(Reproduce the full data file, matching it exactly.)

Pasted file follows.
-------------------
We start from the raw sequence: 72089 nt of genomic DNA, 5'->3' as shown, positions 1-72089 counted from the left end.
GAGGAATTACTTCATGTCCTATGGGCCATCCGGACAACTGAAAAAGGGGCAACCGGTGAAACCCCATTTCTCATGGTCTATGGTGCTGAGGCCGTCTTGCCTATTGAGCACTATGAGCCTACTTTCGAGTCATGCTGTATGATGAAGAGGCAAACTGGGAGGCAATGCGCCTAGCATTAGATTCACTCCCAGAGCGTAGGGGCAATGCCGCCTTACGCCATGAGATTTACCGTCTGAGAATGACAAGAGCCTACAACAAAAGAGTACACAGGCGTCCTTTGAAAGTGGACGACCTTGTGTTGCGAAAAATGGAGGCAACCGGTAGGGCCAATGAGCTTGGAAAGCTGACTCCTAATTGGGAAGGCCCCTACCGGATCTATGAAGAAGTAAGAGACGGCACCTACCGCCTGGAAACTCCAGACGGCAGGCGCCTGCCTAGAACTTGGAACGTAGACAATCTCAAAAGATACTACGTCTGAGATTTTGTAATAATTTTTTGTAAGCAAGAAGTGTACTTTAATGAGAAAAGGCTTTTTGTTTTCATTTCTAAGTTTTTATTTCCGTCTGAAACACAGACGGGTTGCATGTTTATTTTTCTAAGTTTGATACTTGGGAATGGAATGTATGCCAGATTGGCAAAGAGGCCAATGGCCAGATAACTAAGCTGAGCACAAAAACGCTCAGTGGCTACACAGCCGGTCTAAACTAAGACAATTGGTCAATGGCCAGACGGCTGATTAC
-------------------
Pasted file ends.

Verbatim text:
We start from the raw sequence: 72089 nt of genomic DNA, 5'->3' as shown, positions 1-72089 counted from the left end.
GAGGAATTACTTCATGTCCTATGGGCCATCCGGACAACTGAAAAAGGGGCAACCGGTGAAACCCCATTTCTCATGGTCTATGGTGCTGAGGCCGTCTTGCCTATTGAGCACTATGAGCCTACTTTCGAGTCATGCTGTATGATGAAGAGGCAAACTGGGAGGCAATGCGCCTAGCATTAGATTCACTCCCAGAGCGTAGGGGCAATGCCGCCTTACGCCATGAGATTTACCGTCTGAGAATGACAAGAGCCTACAACAAAAGAGTACACAGGCGTCCTTTGAAAGTGGACGACCTTGTGTTGCGAAAAATGGAGGCAACCGGTAGGGCCAATGAGCTTGGAAAGCTGACTCCTAATTGGGAAGGCCCCTACCGGATCTATGAAGAAGTAAGAGACGGCACCTACCGCCTGGAAACTCCAGACGGCAGGCGCCTGCCTAGAACTTGGAACGTAGACAATCTCAAAAGATACTACGTCTGAGATTTTGTAATAATTTTTTGTAAGCAAGAAGTGTACTTTAATGAGAAAAGGCTTTTTGTTTTCATTTCTAAGTTTTTATTTCCGTCTGAAACACAGACGGGTTGCATGTTTATTTTTCTAAGTTTGATACTTGGGAATGGAATGTATGCCAGATTGGCAAAGAGGCCAATGGCCAGATAACTAAGCTGAGCACAAAAACGCTCAGTGGCTACACAGCCGGTCTAAACTAAGACAATTGGTCAATGGCCAGACGGCTGATTAC